Why Deaf*? We don’t like labels or categories. After all, when we’re stripped down to the bone, we are all the same. We use Deaf* to recognize the beauty and heart of our community and to include a variety of Deaf* identities. The bottom line is that, especially here, you are you and we love you for that.
We use Deaf* to represent all those who identify as D/deaf, hard of hearing, DeafBlind, late deafened, and more.
We do not use the word “hearing loss”. It implies that we are lacking something, especially when some of us have never been born with hearing so it isn’t really a loss. Also, it implies that being hearing is the standard and that a person with “hearing loss” is substandard because he doesn’t fit what society says is “normal”.
We also do not use the word “hearing impaired”. It has a subliminal connotation that we are impaired and a incomplete human.
So, here- we embrace being Deaf*. We say, “ignore what society says. You are wonderful and whole. You are not lacking anything. You have a ticket to an unique culture that only Deaf Community* members have the fortune to be a part of.”
So we simply say, “Deaf*.” We never say, “hearing loss,” “hearing impaired,” “disabled,” “deaf and dumb,” “deaf-mute,” or “handicapped.” The only exception is if the Deaf* person him/herself publicity identifies as so.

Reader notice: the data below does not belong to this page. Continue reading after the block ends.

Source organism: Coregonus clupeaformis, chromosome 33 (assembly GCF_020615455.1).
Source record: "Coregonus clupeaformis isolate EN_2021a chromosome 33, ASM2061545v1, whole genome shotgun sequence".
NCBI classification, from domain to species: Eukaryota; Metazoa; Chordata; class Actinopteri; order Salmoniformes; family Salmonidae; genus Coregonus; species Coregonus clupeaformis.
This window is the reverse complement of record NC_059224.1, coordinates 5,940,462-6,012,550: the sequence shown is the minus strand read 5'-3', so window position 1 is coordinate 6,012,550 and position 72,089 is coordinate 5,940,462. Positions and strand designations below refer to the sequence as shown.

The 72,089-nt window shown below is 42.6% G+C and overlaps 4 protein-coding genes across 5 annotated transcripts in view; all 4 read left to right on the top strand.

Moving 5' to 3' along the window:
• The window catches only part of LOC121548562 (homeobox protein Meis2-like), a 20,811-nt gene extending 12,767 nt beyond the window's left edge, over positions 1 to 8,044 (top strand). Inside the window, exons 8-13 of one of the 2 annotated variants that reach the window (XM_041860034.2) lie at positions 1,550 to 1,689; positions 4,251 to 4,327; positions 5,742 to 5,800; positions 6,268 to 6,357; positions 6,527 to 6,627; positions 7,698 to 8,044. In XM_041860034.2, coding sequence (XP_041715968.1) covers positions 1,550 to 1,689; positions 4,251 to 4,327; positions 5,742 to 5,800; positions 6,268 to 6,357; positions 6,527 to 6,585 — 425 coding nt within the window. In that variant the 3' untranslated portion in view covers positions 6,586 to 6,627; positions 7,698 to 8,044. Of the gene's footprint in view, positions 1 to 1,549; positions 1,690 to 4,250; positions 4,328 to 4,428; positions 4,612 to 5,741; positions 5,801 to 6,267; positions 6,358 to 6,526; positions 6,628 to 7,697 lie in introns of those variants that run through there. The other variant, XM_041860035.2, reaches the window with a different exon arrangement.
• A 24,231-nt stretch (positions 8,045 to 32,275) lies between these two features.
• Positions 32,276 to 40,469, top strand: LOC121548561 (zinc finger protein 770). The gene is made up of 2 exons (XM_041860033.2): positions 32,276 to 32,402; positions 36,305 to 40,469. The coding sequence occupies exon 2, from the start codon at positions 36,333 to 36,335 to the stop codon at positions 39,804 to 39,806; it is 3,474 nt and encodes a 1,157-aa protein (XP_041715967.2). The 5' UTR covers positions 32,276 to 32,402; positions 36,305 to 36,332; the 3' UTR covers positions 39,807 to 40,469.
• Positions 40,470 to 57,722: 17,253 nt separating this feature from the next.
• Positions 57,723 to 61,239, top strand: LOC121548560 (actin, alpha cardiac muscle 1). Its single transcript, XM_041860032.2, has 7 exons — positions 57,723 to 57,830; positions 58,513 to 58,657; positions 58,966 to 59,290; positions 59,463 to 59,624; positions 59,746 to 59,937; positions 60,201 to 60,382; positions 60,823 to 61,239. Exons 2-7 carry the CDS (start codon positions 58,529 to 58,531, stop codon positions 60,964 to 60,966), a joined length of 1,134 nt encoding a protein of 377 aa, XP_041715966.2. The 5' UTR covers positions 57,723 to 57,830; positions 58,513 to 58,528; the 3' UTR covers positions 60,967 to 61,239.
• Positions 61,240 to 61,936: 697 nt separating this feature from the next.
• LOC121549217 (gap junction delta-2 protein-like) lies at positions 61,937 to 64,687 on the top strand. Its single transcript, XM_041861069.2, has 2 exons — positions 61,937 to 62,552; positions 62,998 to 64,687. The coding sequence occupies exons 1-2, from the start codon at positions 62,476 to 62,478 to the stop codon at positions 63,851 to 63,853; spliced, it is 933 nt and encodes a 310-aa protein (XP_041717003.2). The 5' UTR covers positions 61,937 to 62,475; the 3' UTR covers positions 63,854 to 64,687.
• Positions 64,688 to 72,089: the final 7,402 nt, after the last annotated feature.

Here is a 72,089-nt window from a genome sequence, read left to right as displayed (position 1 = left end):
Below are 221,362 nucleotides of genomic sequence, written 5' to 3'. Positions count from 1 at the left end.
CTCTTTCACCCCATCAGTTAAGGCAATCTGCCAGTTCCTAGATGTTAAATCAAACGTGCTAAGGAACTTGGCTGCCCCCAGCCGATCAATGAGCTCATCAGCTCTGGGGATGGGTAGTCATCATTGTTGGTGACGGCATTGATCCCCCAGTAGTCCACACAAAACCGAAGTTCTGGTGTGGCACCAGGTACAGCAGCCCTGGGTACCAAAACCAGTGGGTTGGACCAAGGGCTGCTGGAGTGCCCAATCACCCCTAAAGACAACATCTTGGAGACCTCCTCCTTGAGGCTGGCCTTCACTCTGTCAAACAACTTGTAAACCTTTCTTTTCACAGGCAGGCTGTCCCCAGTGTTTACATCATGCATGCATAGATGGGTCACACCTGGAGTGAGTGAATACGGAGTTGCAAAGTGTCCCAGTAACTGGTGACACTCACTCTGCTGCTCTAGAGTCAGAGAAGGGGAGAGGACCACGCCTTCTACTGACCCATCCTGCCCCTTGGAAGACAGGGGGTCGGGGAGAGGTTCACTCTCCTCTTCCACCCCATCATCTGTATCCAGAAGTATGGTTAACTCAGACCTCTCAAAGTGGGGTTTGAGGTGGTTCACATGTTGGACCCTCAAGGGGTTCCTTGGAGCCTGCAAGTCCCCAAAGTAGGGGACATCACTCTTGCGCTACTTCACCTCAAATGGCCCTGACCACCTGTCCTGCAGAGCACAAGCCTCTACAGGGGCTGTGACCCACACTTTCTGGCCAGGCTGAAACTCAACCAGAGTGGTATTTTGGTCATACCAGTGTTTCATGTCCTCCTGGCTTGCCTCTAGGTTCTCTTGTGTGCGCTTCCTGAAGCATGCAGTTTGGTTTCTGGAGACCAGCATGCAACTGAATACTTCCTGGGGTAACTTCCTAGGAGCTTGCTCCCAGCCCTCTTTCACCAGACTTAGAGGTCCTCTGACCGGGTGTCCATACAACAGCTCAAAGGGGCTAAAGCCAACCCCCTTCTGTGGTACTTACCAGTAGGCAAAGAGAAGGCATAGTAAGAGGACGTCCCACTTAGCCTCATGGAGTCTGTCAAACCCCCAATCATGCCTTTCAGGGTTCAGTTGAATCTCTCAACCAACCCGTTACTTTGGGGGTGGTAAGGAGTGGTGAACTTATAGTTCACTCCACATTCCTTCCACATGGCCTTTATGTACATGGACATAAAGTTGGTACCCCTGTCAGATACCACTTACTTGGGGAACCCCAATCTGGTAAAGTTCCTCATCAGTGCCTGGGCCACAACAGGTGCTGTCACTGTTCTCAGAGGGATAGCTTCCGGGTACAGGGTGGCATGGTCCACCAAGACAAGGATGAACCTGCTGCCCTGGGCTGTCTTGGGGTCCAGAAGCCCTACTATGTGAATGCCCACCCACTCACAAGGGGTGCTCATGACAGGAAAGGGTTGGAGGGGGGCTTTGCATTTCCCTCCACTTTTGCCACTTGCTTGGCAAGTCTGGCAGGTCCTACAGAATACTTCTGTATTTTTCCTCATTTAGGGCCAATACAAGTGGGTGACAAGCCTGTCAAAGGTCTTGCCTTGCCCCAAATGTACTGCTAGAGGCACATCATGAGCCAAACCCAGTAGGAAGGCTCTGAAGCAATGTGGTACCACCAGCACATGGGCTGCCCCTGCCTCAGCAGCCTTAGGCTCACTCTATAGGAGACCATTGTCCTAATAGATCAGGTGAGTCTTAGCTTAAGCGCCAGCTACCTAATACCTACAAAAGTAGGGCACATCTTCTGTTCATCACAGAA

Here are some ideas on how you can use different words to avoid ableism:
- Deaf* not hearing loss, hearing impaired, deaf and dumb, deaf-mute
- Hearing level not hearing loss
- Different competencies not handicapped or disabled
When we refer to the community as whole, we use Deaf Community* or Deaf*. This way this avoids implying that there is a vertical gap between the hearing community and Deaf Community*. While yes, there is a difference between the two- it is a horizontal gap, all are still seen as equal.
This is part of the Deafhood attitude we practice around here. It is a very big reason why our campers feel revitalized when they leave, knowing that there is nothing “wrong” with them and that they can do anything they want to do.
Just to emphasize, Deafhood is about accepting and learning within the variety within our community: hard of hearing, oral, SEE, ASL, cochlear implants, hearing aids, no assistive devices, or what have you. We don’t frown upon different lifestyles or preferences. Rather, we encourage embracing the differences and teach others how to learn and grow from this experience.